1912 Carriage factory fire was memorable


Reflections - By Evelyn Long - for the Morrow County Sentinel



Driving on West Main Street in Cardington I pass the vacant lot just east of the railroad track on the north side of the street. Known in my growing up years as the Hart Oil Station and later Burggraf Mobil and the Fisher Mobil Station, research revealed that the lot was a hub of activity in the late 1800’s and early 1900’s when the Slicer Carriage Factory and Salesroom and Smythe Block were an active part of the business community. On the east end of the lot was the Brundage Building, also offering business rooms and upstairs apartment living.

In September, 1912, the carriage factory, salesroom and Smythe Block were destroyed in one of the worse fires in the village’s history. The Park View Restaurant and Clyde Kreis’ pool room occupied three rooms in the Smythe Block and were totally destroyed. Tenants and shop owners occupied some of the suite of rooms and although all escaped, they lost all of their belongings in the fire. According to the account in the September 12, 1912 Independent, James Slicer was the biggest loser.

His loss included the two story frame building on his own lot, east of the Smythe block and a one story sheet steel building. New buggies, completed repaired buggies stored in the building next to the railroad were saved. He carried $1800 insurance on the three buildings. The Brundage building, built in 1885, was heavily damaged and after 12 years of legal proceedings with no positive outcome it was dynamited in July, 1924. It was thought that the water poured on the Smythe Block and Slicer Factory, was also sprayed on the Brundage bullding and weakened the foundation rendering it useless.

Slicer chose to not rebuild and eventually moved from the area. A small station was built on the lot just east of the railroad tracks in 1920 with one pump. A series of oil stations serviced the station with Ashley Oil selling Indian Gas. In 1927 it was the Indian Service Station, just east of the railroad. It was owned by Carter and Cochran and later E. R. Cochran and Sons. It had become the Hart Oil Refining Company plant in August, 1934 when flames rolled up from an oil tank and threatened to wipe out the plant and spread to the village business district but the Cardington Fire Depart-ment held the damage to a minimum. Ralph Hart purchased the station in 1939 and sold Mobil Gas. In 1945 Carl Burggraf and Jake Click purchased the station and Jake sold his share to Carl in 1946. A new building was erected in 1957 and it became the Burggraf Mobil Gas Station Many readers remember Carl and his friendly greeting and many of you worked for him. Carl sold the station in 1976 to Jim Fisher, a long time employee. Jim kept it an active business until he sold it to Don Walter in 1987, who operated it as Main Street Motors. Don sold it in 2011 to Greena Pallithanan of Lewis Center. There is much more to the history of this lot – it can be found in many editions of the Morrow County Independent.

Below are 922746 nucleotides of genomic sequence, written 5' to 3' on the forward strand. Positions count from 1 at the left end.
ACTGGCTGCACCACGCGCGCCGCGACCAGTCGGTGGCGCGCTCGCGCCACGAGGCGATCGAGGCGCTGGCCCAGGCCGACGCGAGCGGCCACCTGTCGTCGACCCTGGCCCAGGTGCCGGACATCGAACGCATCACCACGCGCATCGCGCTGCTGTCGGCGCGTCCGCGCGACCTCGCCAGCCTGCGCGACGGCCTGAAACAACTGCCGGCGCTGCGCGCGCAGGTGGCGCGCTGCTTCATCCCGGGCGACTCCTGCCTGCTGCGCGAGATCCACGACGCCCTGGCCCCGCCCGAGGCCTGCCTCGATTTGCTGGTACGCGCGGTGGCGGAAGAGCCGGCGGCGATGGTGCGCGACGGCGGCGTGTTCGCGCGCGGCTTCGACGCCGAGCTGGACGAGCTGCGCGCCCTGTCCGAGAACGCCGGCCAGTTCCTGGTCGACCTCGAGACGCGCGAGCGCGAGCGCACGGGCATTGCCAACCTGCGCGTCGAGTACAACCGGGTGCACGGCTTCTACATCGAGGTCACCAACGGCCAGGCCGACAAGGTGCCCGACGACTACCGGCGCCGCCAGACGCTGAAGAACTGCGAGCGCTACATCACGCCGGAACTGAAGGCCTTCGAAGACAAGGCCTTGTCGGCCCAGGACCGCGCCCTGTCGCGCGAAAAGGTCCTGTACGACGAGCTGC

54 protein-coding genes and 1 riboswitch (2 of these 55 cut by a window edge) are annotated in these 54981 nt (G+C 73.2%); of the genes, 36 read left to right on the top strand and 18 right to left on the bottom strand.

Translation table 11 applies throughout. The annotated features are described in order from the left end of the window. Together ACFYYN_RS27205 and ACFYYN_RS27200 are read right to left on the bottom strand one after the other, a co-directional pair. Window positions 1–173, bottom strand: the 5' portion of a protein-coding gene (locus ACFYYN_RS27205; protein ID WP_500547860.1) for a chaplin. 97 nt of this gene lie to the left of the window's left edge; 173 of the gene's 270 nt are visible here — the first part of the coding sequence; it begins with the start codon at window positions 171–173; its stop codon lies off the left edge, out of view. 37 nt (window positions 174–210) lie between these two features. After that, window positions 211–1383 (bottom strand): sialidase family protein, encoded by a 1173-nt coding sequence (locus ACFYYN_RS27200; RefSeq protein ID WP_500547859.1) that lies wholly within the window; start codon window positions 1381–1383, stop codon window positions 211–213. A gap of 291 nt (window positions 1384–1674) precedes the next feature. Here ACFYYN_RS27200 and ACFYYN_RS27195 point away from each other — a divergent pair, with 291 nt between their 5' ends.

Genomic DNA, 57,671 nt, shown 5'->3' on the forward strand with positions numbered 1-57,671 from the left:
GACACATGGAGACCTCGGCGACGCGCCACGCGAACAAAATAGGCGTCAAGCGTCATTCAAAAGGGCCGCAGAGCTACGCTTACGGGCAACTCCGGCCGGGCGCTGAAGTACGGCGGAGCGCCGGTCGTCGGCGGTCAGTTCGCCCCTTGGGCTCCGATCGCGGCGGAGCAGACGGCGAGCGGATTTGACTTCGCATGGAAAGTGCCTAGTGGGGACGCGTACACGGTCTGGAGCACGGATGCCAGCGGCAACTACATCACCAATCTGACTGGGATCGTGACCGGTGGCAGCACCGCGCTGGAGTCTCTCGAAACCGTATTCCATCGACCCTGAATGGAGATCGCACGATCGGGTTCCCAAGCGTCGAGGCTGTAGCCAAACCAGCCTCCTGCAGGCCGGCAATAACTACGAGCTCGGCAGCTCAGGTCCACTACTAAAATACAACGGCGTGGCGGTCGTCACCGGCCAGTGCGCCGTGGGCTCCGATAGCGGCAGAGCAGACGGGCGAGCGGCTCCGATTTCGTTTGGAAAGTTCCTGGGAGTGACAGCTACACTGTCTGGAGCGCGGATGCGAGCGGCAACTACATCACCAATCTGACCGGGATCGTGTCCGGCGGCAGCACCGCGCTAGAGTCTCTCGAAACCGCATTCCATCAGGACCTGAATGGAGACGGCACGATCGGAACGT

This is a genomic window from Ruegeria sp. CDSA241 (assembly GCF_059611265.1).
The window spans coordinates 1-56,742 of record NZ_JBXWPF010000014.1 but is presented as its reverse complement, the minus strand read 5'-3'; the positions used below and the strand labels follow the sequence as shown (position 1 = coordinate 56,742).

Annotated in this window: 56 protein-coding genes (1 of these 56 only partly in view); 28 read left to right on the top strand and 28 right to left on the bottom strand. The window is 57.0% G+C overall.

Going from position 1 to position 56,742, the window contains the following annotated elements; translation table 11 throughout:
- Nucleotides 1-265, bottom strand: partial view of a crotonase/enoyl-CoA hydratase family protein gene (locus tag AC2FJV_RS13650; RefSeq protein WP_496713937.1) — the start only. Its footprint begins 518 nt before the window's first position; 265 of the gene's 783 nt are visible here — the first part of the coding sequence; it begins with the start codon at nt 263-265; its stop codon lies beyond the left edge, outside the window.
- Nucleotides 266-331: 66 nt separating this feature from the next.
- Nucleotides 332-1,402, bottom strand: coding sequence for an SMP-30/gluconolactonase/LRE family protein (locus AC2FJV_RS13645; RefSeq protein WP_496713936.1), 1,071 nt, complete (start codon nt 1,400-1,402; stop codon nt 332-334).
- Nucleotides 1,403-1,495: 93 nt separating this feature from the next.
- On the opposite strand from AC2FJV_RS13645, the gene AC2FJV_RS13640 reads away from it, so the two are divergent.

100 years ago, July, 1915: A huge birthday cake was baked by Gandee Bakery and placed in the window of Jay Smith Company, celebrating its 10th anniversary in the village. The cake contained 20 pints milk; 80 eggs; 26 pounds of flour, four ounces of flavoring; 32 pounds of sugar; 20 pounds of butter, salt, baking powder etc – 25 ounces.

90 years ago, July, 1925: The Marengo post office had been entered about 2 am in the morning and the safe blown “to pieces,” with $144 stolen in cash $272 worth of stamps and $25 worth of special delivery stamps. The explosion sound was muffled by using horse blankets.

70 years ago, July, 1945: Taking part in a play at Center Church were Thelma Hack, Dick Kanable, Ilene Mosher, Kenneth Hack, Wayne Mateer, Clayton Brandum, Martha Kanable, Dale Underwood, Danny Kanable and Noel Underwood

60 years ago, July, 1955: Ann Schwartz of Cardington was named Morrow County Junior Fair Queen. Attendants were Eilene Reed, Mary Hack, Inez Gordon and Wanda Jones, Cardington; Margaret Terman and Shirley Huvler, Steam Corners, Mauretta Beatty and Charlotte Mason, Marengo; Sue Rinehart and Yvonne Wiseman, Mount Gilead and Marilyn Bush, Edison.

30 years ago, July, 1985: Cardington Postmaster Merlyn Crisler told the Cardington Rotary Club the Cardington office had handled 2,100,000 pieces of mail in the previous year. He said the local office served 7,000 people at 2,018 locations. The office transacted $540,000 the previous year.

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Reflections

By Evelyn Long

for the Morrow County Sentinel